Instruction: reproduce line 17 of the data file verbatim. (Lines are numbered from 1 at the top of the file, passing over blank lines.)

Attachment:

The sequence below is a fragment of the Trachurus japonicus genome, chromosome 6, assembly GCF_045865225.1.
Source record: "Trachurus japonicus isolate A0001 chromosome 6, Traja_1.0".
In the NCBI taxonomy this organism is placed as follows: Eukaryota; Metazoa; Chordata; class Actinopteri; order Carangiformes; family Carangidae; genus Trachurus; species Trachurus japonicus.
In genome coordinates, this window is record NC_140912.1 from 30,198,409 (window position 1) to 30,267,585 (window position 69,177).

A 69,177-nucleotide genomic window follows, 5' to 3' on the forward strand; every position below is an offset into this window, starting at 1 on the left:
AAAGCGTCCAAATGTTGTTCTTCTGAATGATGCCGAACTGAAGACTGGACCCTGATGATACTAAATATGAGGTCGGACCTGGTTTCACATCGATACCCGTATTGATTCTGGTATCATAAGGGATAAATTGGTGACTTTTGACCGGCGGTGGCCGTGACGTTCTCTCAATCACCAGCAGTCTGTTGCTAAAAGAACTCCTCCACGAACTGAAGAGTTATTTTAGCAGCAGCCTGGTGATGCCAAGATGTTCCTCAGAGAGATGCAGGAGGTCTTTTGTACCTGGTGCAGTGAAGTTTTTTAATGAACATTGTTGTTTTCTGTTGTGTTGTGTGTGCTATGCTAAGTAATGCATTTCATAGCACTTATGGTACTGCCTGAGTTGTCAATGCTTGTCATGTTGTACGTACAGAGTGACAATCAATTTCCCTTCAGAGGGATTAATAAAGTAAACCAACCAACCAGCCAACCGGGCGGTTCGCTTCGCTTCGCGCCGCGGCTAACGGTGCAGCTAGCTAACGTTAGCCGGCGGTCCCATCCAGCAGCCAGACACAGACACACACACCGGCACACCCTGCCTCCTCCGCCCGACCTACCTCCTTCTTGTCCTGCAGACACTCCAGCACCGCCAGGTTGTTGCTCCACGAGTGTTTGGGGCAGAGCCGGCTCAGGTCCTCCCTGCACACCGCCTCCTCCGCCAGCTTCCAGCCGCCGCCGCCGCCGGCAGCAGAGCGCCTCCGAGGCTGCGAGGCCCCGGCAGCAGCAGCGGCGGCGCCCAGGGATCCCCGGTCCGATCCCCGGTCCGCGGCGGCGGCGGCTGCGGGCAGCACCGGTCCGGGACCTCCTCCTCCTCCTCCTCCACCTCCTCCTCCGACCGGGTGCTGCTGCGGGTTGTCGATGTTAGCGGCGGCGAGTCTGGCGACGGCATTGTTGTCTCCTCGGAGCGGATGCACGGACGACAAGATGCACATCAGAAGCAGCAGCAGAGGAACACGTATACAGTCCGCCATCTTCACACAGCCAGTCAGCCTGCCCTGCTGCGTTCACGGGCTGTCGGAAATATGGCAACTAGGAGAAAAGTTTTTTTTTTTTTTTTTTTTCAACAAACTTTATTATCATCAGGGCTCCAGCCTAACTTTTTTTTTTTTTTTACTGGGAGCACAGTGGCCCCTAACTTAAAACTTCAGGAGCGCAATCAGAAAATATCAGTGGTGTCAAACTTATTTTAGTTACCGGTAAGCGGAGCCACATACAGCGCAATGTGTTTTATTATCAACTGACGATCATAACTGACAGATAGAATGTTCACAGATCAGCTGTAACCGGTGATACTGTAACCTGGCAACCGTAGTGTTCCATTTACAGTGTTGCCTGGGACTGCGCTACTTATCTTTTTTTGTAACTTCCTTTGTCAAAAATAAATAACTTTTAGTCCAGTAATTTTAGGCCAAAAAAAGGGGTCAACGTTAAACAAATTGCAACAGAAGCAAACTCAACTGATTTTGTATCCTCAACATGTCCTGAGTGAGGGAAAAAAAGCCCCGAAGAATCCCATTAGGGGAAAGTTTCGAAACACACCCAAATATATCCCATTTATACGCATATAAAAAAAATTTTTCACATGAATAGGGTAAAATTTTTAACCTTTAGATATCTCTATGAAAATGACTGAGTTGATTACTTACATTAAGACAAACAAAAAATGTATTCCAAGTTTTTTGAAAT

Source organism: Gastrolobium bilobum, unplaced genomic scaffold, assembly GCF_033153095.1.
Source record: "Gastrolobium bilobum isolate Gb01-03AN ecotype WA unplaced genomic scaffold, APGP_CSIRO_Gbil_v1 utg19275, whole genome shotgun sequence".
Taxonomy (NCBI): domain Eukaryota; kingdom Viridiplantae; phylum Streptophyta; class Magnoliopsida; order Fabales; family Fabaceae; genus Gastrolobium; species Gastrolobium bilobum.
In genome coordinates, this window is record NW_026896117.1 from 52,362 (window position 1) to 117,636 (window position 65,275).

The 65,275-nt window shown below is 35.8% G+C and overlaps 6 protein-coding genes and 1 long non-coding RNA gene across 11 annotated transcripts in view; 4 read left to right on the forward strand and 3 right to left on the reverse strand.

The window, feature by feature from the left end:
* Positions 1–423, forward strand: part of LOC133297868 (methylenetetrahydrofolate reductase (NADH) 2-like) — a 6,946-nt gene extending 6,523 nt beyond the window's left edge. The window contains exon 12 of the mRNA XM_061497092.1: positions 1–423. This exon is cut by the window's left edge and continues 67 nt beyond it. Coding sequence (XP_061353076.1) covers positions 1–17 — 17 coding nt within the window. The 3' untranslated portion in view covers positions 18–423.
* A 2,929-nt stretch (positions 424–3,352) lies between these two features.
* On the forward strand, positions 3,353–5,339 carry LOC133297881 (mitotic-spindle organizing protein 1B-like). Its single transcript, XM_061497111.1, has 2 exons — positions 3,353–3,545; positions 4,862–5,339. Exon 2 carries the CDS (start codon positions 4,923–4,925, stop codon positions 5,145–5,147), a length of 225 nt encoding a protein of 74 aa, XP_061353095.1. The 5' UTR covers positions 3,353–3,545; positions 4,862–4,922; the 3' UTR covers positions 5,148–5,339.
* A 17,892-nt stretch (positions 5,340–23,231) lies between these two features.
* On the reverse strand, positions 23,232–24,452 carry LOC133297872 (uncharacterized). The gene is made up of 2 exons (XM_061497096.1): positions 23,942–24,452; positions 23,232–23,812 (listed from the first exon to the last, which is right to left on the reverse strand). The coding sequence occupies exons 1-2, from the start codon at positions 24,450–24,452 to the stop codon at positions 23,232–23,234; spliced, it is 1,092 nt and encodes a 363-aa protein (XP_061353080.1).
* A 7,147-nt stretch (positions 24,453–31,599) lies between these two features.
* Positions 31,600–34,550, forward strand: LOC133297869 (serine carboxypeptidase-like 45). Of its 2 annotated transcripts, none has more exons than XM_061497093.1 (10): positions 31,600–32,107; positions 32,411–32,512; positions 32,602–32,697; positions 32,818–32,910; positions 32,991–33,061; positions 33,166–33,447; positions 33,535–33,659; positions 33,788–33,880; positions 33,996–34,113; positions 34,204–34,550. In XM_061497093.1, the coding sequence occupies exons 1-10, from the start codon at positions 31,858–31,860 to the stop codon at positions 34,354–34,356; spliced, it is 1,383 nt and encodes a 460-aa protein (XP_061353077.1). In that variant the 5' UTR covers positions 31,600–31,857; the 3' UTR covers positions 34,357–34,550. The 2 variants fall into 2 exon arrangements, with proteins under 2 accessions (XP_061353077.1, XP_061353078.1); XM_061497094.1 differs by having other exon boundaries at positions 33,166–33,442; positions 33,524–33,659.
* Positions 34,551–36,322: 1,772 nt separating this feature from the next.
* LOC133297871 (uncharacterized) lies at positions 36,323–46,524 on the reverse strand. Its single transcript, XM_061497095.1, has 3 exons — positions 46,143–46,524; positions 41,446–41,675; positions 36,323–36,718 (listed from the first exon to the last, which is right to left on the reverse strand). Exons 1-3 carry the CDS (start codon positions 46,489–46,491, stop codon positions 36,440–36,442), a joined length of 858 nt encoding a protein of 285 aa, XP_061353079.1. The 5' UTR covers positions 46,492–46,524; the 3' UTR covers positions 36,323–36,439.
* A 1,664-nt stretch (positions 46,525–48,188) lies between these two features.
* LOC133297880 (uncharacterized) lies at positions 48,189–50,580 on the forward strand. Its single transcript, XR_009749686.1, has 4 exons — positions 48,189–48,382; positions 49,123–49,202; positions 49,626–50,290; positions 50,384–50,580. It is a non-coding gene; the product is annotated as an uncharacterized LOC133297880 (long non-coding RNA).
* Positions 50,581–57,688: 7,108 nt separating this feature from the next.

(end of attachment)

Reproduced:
* On the reverse strand, positions 23,232–24,452 carry LOC133297872 (uncharacterized). The gene is made up of 2 exons (XM_061497096.1): positions 23,942–24,452; positions 23,232–23,812 (listed from the first exon to the last, which is right to left on the reverse strand). The coding sequence occupies exons 1-2, from the start codon at positions 24,450–24,452 to the stop codon at positions 23,232–23,234; spliced, it is 1,092 nt and encodes a 363-aa protein (XP_061353080.1).